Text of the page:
Moms' Night Out
Moms. Kids. Babies. Choices. Needs. Culture. Time. Priorities. Preferences. Finances. Expectations. Heart issues.
There is a new movie, “Moms Night Out” playing in theaters. This movie was made for moms … it’s about moms … it honors moms.
The critics are bashing this movie; their platform of disgust is not the acting, the scripting, the camera angles, or the lighting. The media and critics are vehement in their comments concerning this movie simply because the main character is a stay at home mom.
Some of the comments that you can read in reviews of the movie are these:
“Depressingly regressive and borderline dangerous”
“Unabashedly anti-feminist comedy”
“Peddles archaic notions of gender roles”
“Allison's lack of a profession consigns the character into Eisenhower-esque irrelevance.”
I was a stay at home mom for all of the 31 years that I was raising children. I am not a dangerous woman, nor am I insulted by the notion that some moms still choose to stay at home during the baby years, the toddler years and beyond. These critics do not speak for me.
I know that times are changing … I know that life is expensive and that women are capable and that we all have dreams to fulfill. I know that single moms must work … they must. I know that we live in a society where most families are only scraping by even with 2 incomes. I know all of those things.
But I also know the heart of a child. I know that to a child “love” is spelled “t-i-m-e.” I have always believed that saying “quality” time fills the needs of a child was a deceptive defensive mechanism. After raising 5 children, I have found that quantity of time is perhaps the most valuable investment I have made in my children’s lives.
I am smart … I am a college graduate … I write books … I have dreams … but I also realized that the window of opportunity for influence that I had with each one of my miraculous children was small. Way too small. And so I was one of the women in my generation who chose to say “no” to prestigious jobs, better cash flow and societal importance. I chose to stay at home and I do not have one ounce of regret.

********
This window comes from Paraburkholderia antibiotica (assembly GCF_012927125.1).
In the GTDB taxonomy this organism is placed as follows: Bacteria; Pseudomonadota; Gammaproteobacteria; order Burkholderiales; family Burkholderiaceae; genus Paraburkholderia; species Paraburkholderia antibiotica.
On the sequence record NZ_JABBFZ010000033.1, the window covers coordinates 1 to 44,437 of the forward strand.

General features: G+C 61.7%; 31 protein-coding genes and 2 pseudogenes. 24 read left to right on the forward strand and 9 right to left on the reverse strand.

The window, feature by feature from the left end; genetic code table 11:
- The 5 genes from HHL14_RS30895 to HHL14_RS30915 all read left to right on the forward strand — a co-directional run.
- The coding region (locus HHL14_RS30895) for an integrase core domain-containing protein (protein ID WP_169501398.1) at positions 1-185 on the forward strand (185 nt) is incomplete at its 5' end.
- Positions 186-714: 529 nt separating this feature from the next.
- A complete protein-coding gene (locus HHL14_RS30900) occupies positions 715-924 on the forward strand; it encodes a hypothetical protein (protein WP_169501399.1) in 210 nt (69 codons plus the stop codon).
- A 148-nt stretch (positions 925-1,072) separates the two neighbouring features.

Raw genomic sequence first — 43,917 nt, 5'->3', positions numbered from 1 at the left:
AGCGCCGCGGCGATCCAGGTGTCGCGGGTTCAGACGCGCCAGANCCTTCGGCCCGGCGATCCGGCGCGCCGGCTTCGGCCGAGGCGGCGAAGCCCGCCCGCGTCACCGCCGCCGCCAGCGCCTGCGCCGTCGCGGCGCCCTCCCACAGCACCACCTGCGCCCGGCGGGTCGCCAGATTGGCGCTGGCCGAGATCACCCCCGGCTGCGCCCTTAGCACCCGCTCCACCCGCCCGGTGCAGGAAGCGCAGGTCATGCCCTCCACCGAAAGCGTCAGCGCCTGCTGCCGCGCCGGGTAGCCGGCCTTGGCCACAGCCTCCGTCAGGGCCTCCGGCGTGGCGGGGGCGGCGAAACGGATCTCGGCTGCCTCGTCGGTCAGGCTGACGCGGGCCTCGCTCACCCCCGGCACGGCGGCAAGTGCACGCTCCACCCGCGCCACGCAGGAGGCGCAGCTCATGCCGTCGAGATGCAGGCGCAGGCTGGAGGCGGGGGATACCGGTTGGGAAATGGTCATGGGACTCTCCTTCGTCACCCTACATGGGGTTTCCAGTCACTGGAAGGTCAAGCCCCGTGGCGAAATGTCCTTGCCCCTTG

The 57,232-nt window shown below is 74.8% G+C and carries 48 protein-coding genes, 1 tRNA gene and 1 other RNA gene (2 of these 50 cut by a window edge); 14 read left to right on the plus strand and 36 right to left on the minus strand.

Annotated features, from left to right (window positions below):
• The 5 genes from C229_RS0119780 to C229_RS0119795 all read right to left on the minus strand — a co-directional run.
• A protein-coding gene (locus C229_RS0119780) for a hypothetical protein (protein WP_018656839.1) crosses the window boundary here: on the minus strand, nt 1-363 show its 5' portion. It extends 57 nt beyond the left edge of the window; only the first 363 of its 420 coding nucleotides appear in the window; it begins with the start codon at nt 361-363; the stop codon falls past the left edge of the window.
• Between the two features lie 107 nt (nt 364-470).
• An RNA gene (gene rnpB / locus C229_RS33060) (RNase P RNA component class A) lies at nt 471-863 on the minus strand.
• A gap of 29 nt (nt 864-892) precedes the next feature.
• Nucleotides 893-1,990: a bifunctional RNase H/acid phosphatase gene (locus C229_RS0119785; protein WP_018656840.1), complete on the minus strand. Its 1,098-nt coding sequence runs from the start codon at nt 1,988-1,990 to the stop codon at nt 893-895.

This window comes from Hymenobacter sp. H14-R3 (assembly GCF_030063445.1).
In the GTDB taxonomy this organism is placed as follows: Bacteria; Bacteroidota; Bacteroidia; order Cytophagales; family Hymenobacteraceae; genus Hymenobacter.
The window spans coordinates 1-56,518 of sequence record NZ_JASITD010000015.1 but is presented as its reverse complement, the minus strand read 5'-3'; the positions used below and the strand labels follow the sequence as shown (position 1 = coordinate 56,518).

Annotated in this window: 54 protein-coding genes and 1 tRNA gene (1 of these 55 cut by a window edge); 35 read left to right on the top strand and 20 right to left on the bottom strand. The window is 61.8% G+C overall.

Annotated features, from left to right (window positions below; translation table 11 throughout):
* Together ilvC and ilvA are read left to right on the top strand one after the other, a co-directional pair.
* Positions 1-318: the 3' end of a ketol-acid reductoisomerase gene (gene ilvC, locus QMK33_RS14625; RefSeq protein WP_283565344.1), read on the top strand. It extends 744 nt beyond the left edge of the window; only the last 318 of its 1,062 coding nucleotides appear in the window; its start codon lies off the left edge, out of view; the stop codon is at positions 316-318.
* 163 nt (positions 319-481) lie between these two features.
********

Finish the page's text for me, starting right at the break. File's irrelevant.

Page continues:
I knew that the years would fly by. I knew that what I, the mom, was gloriously able to give to my children no day care could give … no fabulous babysitter was able to impart … and no caring neighbor could offer.
I was their only mom.
I wore the same dress every Christmas and Easter for 11 years. We were a one car family until our oldest child was 13 years old. My furniture was hand-me-downs, we shopped at yard sales, and cable TV was an impossibility.
But I was there. And that should not be considered dangerous or disgusting for any woman at any time in history.
Listen, we all have choices. And if you have chosen to work or have found yourself in a position where you must work during your children’s formative years, then trim other things out of your schedule. You might not get to go to the gym 7 days a week, or enjoy a leisurely lunch out with friends, or go to the mall by yourself. If you are working by choice or by necessity, spend every extra minute that you are able to spend with these delicious little lives that you have been given.
I am now an empty nest mom and I don’t regret one minute of one hour of one day that I spent in their company. As a matter of fact, if you ask any mom in my season of life what their one regret is, they would say that they wish they had spent more time with their children … not less.
We live in a society that does not value children. We value prestige, platform, success, travel, sports, entertainment, and money … but not children. Our culture says that it is a waste for a woman to give productive years of her life to raising the next generation. Our culture has it wrong.
The producers of “Moms Night Out” have it right.